Operational History

Beset by technical difficulties in development, the He 177 had a troubled service. Overly optimistic design requirements of long range, high speed, heavy bombload, and dive bombing didn't help. Although the He 177 entered service in 1942 it was far from operational. In an assessment of the aircraft on April 9, 1942 the newly activated Erprobungsstaffel 177 reported that the Greif had good flying characteristics, but had unacceptable engine troubles and deficits with the airframe strength. As an emergency measure it was used to supply the encircled 6th Army at Stalingrad where it was found to be unsuited for the transport role, carrying a little more cargo than the smaller, more reliable Heinkel He 111, and was useless for the evacuation of wounded. As a result the He 177s reverted to bombing and flak-suppression missions near Stalingrad. Only thirteen missions were flown and seven He 177s were lost to fire without any action attributable to the enemy.

A He 177 taking off, 1944.
[Source: Bundesarchiv, Bild 101I-676-7972A-04/Blaschka/CC-BY-SA]

As the war progressed, He 177 operations became increasingly desultory. Fuel and personnel shortages presented difficulties, and He 177s were sitting on airfields all over Europe awaiting new engines or engine related modifications. During Operation Steinbock, of the 14 He 177 sent out, one suffered a burst tire, 8 returned with overheating or burning engines and of the 4 that reached London one was lost to night fighters. These aircraft were brand new, delivered a week before the operation and not fully flown-in, as the air unit had moved to a new airfield the day before and lacked sufficient maintenance personnel and material. Constant attacks against Luftwaffe long range combat units in France made continuous operations difficult.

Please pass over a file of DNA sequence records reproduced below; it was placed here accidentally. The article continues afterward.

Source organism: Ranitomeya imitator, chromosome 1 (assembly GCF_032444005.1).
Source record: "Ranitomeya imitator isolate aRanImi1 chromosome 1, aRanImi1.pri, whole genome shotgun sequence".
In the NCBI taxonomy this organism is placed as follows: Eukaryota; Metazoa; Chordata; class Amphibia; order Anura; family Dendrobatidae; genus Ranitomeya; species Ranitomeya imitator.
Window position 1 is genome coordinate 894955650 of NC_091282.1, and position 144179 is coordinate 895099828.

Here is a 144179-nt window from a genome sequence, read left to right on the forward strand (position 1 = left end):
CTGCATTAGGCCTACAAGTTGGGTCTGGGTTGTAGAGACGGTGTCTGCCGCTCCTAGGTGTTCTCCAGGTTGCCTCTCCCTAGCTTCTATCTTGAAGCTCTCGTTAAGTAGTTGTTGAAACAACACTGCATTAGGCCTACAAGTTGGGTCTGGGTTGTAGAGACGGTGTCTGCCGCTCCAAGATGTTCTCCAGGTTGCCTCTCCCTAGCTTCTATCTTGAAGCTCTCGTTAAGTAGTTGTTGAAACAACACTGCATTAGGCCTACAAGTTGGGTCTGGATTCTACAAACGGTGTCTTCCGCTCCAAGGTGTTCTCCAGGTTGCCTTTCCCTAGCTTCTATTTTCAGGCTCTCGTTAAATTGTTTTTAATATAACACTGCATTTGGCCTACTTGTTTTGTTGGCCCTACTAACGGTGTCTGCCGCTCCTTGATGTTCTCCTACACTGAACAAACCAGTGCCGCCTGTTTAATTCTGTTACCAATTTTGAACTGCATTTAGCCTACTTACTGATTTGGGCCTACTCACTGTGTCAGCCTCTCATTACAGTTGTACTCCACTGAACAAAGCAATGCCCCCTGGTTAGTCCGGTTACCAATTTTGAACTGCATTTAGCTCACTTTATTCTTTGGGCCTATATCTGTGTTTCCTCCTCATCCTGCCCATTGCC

He 177s of II/K.G.40 being prepared for an attack. Five of the bombers carry glider-bombs, one under each outer wing. The airfield is at Bordeaux/Merignac.
[Source: Unknown]

While Steinbock was unsuccessful, the He 177 did achieve some successes. They typically carried two 1,800 kg (3,970 lb) and two 1,000 kg (2,200 lb) bombs. Climbing to 7,000 m (22,965 ft) while still over German territory, the He 177s approached the target in a shallow dive, each aircraft throttled back, the pilot putting his aircraft into a gliding descent to take it across the bomb release-point at about 4,500 m (14,760 ft). After releasing the bombs the pilot re-opened the throttles, but continued the descent at approximately 200 m (656 ft) per minute. The bombers typically re-entered German airspace at an altitude of 750 m (2,460 ft), and headed back to base. By such means, the He 177s were able to keep up speeds of about 600 to 700 kph (370 to 430 mph) during their withdrawal phase. The higher speed and constant change of altitude made interceptions difficult, increasing the survivability of the aircraft, but decreased accuracy. With an average loss rate of 60% for all types of bomber used in Operation Steinbock, the He 177s loss rate below 10% made them the most survivable bomber in the campaign.

A flight line full of Griffons.
[Source: Unknown]

During operations on the Eastern Front in early 1944, often carried out in daylight at about 6,000 m (19,690 ft) or higher, losses were relatively light. The Soviet Air Force, equipped mainly for low-level interception and ground-attack roles, was able to do little to hinder the high-flying bombers.

In common with most German bombers, the He 177 was grounded from the summer of 1944 on as Allied bombing crippled German fuel production. The He 177 can be compared with the Boeing B-29 Superfortress which also took about two years to have its problems ironed out, after which it found success. However the He 177 was never to achieve its full potential.